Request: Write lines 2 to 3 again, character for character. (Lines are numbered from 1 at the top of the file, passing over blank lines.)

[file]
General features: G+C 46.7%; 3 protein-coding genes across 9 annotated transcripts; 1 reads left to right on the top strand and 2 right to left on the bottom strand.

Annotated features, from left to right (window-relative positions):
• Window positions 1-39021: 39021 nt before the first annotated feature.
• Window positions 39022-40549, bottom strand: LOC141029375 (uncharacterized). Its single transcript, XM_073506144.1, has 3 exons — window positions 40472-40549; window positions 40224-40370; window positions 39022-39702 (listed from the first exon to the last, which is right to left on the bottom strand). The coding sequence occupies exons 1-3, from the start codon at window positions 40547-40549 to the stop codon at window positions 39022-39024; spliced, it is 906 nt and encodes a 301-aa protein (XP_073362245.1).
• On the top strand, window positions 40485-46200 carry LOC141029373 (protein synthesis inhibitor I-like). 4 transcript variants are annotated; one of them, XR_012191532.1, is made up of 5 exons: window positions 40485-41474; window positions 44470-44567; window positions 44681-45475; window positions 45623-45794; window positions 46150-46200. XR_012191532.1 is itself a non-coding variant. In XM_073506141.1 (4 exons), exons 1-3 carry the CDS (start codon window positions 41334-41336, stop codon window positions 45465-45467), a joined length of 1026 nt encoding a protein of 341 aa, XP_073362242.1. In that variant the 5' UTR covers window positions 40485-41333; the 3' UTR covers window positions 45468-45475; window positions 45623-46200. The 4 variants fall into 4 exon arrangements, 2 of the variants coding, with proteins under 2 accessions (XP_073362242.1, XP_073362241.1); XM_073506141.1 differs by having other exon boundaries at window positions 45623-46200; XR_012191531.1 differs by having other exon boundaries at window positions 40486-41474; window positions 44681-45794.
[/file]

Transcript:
Annotated features, from left to right (window-relative positions):
• Window positions 1-39021: 39021 nt before the first annotated feature.